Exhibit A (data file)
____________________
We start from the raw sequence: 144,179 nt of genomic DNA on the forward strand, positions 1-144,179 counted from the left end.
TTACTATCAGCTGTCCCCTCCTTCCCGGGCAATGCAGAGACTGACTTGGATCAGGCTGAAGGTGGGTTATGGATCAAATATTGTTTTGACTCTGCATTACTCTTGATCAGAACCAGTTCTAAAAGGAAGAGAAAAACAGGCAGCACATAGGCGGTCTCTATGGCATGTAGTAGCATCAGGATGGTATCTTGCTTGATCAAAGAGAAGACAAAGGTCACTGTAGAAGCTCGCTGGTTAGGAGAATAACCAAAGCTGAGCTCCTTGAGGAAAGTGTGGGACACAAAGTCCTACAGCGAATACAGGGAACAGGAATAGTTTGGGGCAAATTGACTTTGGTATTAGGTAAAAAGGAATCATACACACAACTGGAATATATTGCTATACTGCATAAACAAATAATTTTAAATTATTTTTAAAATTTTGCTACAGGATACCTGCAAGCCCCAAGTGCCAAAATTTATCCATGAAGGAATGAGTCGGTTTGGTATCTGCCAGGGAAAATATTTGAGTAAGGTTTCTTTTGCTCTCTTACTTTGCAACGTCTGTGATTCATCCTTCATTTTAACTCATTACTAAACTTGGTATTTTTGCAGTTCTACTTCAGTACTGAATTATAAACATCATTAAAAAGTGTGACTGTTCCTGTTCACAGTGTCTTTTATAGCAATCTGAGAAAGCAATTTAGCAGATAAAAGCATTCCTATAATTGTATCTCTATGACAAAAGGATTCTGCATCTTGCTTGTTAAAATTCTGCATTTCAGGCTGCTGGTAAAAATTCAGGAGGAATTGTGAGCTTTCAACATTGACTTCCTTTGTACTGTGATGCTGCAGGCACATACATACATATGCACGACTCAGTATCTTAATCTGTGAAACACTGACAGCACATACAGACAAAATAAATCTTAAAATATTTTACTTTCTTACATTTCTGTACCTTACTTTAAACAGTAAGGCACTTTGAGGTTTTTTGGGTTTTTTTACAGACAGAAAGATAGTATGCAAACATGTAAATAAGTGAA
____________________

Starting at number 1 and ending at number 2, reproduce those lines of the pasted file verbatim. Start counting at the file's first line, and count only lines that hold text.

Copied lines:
We start from the raw sequence: 144,179 nt of genomic DNA on the forward strand, positions 1-144,179 counted from the left end.
TTACTATCAGCTGTCCCCTCCTTCCCGGGCAATGCAGAGACTGACTTGGATCAGGCTGAAGGTGGGTTATGGATCAAATATTGTTTTGACTCTGCATTACTCTTGATCAGAACCAGTTCTAAAAGGAAGAGAAAAACAGGCAGCACATAGGCGGTCTCTATGGCATGTAGTAGCATCAGGATGGTATCTTGCTTGATCAAAGAGAAGACAAAGGTCACTGTAGAAGCTCGCTGGTTAGGAGAATAACCAAAGCTGAGCTCCTTGAGGAAAGTGTGGGACACAAAGTCCTACAGCGAATACAGGGAACAGGAATAGTTTGGGGCAAATTGACTTTGGTATTAGGTAAAAAGGAATCATACACACAACTGGAATATATTGCTATACTGCATAAACAAATAATTTTAAATTATTTTTAAAATTTTGCTACAGGATACCTGCAAGCCCCAAGTGCCAAAATTTATCCATGAAGGAATGAGTCGGTTTGGTATCTGCCAGGGAAAATATTTGAGTAAGGTTTCTTTTGCTCTCTTACTTTGCAACGTCTGTGATTCATCCTTCATTTTAACTCATTACTAAACTTGGTATTTTTGCAGTTCTACTTCAGTACTGAATTATAAACATCATTAAAAAGTGTGACTGTTCCTGTTCACAGTGTCTTTTATAGCAATCTGAGAAAGCAATTTAGCAGATAAAAGCATTCCTATAATTGTATCTCTATGACAAAAGGATTCTGCATCTTGCTTGTTAAAATTCTGCATTTCAGGCTGCTGGTAAAAATTCAGGAGGAATTGTGAGCTTTCAACATTGACTTCCTTTGTACTGTGATGCTGCAGGCACATACATACATATGCACGACTCAGTATCTTAATCTGTGAAACACTGACAGCACATACAGACAAAATAAATCTTAAAATATTTTACTTTCTTACATTTCTGTACCTTACTTTAAACAGTAAGGCACTTTGAGGTTTTTTGGGTTTTTTTACAGACAGAAAGATAGTATGCAAACATGTAAATAAGTGAA